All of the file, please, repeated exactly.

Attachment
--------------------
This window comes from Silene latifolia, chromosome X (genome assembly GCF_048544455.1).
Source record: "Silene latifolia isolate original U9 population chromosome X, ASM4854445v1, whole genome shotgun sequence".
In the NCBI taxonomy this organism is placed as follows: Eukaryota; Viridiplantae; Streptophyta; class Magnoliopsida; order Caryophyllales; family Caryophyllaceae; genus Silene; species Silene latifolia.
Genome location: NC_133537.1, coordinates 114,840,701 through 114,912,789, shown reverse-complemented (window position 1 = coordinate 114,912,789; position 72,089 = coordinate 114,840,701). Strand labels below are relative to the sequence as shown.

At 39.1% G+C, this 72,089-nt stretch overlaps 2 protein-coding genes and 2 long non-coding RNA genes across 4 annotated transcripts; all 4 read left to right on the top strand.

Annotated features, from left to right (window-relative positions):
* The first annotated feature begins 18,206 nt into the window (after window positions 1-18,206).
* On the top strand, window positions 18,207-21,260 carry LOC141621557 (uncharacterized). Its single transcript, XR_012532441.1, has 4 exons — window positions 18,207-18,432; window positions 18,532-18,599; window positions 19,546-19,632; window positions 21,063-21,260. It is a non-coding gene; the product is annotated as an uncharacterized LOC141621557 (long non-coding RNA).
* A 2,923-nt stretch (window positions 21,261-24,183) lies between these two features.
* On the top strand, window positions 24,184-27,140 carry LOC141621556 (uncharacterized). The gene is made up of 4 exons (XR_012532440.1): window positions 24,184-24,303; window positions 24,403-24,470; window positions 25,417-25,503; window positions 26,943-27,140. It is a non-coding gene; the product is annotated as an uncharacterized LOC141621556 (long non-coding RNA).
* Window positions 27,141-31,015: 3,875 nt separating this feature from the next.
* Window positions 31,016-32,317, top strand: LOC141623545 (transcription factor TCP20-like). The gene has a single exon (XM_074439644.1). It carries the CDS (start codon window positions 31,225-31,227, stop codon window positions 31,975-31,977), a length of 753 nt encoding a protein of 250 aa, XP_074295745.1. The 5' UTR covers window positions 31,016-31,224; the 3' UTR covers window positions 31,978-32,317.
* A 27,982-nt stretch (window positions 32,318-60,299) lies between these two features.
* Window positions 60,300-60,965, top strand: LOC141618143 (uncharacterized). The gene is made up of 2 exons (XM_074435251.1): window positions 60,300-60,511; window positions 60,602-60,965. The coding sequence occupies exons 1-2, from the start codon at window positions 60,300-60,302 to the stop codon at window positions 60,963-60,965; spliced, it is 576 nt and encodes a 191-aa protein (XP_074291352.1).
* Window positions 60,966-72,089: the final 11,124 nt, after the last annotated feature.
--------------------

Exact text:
This window comes from Silene latifolia, chromosome X (genome assembly GCF_048544455.1).
Source record: "Silene latifolia isolate original U9 population chromosome X, ASM4854445v1, whole genome shotgun sequence".
In the NCBI taxonomy this organism is placed as follows: Eukaryota; Viridiplantae; Streptophyta; class Magnoliopsida; order Caryophyllales; family Caryophyllaceae; genus Silene; species Silene latifolia.
Genome location: NC_133537.1, coordinates 114,840,701 through 114,912,789, shown reverse-complemented (window position 1 = coordinate 114,912,789; position 72,089 = coordinate 114,840,701). Strand labels below are relative to the sequence as shown.

At 39.1% G+C, this 72,089-nt stretch overlaps 2 protein-coding genes and 2 long non-coding RNA genes across 4 annotated transcripts; all 4 read left to right on the top strand.

Annotated features, from left to right (window-relative positions):
* The first annotated feature begins 18,206 nt into the window (after window positions 1-18,206).
* On the top strand, window positions 18,207-21,260 carry LOC141621557 (uncharacterized). Its single transcript, XR_012532441.1, has 4 exons — window positions 18,207-18,432; window positions 18,532-18,599; window positions 19,546-19,632; window positions 21,063-21,260. It is a non-coding gene; the product is annotated as an uncharacterized LOC141621557 (long non-coding RNA).
* A 2,923-nt stretch (window positions 21,261-24,183) lies between these two features.
* On the top strand, window positions 24,184-27,140 carry LOC141621556 (uncharacterized). The gene is made up of 4 exons (XR_012532440.1): window positions 24,184-24,303; window positions 24,403-24,470; window positions 25,417-25,503; window positions 26,943-27,140. It is a non-coding gene; the product is annotated as an uncharacterized LOC141621556 (long non-coding RNA).
* Window positions 27,141-31,015: 3,875 nt separating this feature from the next.
* Window positions 31,016-32,317, top strand: LOC141623545 (transcription factor TCP20-like). The gene has a single exon (XM_074439644.1). It carries the CDS (start codon window positions 31,225-31,227, stop codon window positions 31,975-31,977), a length of 753 nt encoding a protein of 250 aa, XP_074295745.1. The 5' UTR covers window positions 31,016-31,224; the 3' UTR covers window positions 31,978-32,317.
* A 27,982-nt stretch (window positions 32,318-60,299) lies between these two features.
* Window positions 60,300-60,965, top strand: LOC141618143 (uncharacterized). The gene is made up of 2 exons (XM_074435251.1): window positions 60,300-60,511; window positions 60,602-60,965. The coding sequence occupies exons 1-2, from the start codon at window positions 60,300-60,302 to the stop codon at window positions 60,963-60,965; spliced, it is 576 nt and encodes a 191-aa protein (XP_074291352.1).
* Window positions 60,966-72,089: the final 11,124 nt, after the last annotated feature.